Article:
Wednesday, August 7, 2019

Late Migrations: A Natural History of Love and Loss by Margaret Renkl:

Anyone in Nashville who loves books and good writing has probably heard the name Margaret Renkl. Her book launch at Parnassus Books was an event! With the release of her book Late Migrations, plenty of other readers should know the name soon. I read one of the short pieces from the book in the Oxford American magazine, "The Imperfect Family Beatitudes." I was hooked.

The book, which can be classified as part flash memoir, part essay collection, digs back into Renkl's family history, recording stories told by her grandmother (e.g., "In Which Grandmother Tells the Story of the Day She was Shot), making inferences about the author's mother's depression, and chronicling events from her childhood (e.g. "Things I Knew When I Was Six" and "Things I Didn't Know When I Was Six.")

With none of the essays or sketches more than three pages, she also weaves in her keen observations of plant life, Monarch butterflies, and--literally--the birds and the bees. And while each piece is short, this is not one of those books to be stacked with the Readers Digest copies in the powder room for quick reads. I found myself turning "one more page, one more essay" without a break. She makes use of specific but unpretentious language to describe the world around her--from Lower Alabama to Nashville.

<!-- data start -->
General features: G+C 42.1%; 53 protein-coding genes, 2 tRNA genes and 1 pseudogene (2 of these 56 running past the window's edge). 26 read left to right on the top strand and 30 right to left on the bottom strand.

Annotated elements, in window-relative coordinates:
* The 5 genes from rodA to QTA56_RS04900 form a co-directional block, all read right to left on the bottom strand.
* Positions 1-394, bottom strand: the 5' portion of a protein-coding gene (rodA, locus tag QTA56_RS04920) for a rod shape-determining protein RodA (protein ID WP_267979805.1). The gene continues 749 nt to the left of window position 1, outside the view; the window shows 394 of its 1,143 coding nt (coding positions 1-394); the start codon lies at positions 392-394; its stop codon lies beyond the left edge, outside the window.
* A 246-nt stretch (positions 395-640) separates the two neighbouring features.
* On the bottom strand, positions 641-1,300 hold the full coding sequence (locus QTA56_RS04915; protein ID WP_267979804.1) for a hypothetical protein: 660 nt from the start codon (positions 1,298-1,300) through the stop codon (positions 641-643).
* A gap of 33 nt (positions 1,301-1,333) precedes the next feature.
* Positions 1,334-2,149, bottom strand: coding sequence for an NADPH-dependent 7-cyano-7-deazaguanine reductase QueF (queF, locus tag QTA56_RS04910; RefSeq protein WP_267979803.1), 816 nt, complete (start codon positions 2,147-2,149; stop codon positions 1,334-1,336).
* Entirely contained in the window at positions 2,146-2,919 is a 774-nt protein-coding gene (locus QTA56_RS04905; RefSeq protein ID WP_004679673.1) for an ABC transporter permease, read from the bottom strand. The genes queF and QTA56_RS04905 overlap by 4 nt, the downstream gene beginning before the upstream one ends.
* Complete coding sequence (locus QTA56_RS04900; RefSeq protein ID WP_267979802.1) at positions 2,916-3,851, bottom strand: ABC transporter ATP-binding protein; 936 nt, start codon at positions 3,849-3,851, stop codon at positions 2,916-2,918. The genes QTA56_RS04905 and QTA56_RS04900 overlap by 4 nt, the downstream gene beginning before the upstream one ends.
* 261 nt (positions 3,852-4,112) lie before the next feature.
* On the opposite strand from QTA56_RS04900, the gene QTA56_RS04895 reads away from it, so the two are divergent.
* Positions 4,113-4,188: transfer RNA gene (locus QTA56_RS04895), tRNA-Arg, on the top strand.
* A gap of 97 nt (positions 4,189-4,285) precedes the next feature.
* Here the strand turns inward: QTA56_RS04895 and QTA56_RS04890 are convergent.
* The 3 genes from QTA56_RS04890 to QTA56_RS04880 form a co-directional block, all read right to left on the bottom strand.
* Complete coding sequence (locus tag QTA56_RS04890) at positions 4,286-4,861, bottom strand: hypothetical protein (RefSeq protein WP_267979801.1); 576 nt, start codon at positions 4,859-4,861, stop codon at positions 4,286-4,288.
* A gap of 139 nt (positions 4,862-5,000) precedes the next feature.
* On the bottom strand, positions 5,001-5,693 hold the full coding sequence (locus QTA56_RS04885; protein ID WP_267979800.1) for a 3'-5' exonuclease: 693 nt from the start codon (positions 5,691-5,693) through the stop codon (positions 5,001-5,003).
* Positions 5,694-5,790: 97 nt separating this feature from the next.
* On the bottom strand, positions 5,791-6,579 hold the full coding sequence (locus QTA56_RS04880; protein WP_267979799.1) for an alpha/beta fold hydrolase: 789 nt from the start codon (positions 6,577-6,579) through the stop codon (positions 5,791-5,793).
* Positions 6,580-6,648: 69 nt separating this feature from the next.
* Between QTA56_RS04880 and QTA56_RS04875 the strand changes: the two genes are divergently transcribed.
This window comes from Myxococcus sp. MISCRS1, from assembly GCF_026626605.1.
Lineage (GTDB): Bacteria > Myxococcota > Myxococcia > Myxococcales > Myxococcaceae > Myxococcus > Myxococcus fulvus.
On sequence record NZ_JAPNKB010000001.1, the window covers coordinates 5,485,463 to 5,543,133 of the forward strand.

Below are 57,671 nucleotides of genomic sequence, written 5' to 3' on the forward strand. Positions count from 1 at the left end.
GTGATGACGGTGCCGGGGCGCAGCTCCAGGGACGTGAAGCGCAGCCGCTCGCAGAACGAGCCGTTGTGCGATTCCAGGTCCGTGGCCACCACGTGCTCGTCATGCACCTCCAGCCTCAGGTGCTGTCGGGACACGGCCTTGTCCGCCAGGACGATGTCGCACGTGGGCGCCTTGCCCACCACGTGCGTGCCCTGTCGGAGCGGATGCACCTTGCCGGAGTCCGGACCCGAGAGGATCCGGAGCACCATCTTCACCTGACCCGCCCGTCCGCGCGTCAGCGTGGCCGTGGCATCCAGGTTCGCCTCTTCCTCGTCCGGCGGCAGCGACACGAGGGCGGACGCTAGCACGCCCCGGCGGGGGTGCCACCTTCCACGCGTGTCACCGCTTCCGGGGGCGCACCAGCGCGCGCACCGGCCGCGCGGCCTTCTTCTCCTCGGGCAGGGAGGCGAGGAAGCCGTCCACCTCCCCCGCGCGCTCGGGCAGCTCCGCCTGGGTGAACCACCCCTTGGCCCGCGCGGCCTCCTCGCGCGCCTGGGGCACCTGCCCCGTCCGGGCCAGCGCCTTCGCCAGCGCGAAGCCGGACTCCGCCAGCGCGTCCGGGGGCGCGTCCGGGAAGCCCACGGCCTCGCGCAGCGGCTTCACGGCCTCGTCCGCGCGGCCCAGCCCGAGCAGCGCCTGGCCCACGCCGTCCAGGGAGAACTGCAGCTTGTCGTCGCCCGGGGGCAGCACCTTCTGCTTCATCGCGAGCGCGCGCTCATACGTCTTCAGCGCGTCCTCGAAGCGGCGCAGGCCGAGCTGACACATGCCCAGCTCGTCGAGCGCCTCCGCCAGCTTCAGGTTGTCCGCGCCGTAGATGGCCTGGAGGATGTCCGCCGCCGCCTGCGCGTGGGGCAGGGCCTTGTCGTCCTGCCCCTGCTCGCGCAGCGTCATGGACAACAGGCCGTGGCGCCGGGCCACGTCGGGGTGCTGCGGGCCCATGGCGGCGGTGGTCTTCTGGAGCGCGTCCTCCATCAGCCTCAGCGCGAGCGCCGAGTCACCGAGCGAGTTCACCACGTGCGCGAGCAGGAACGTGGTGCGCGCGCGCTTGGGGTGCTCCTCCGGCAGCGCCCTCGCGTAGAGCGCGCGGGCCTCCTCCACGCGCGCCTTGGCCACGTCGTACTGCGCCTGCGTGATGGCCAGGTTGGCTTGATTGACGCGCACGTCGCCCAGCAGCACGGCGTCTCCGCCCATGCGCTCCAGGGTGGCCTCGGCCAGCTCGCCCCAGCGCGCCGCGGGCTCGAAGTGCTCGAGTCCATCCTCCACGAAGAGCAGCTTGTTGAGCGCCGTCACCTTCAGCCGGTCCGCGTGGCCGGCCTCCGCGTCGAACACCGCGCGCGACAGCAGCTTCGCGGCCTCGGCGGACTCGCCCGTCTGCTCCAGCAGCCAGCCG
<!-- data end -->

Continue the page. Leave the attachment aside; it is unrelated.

Her occasional literary allusions are delightful for literary sorts without being off-putting to any of her readers. As a result, she has produced a reading experience that will have readers ticking off a list of people who must read the book next.

1 comment:

Forever Young said...

Is this the book that you read while you were sitting at the bar between the TV room and the kitchen at our house? I may try this one when I get through paying for all the other books that I've been ordering! As always, you hook me.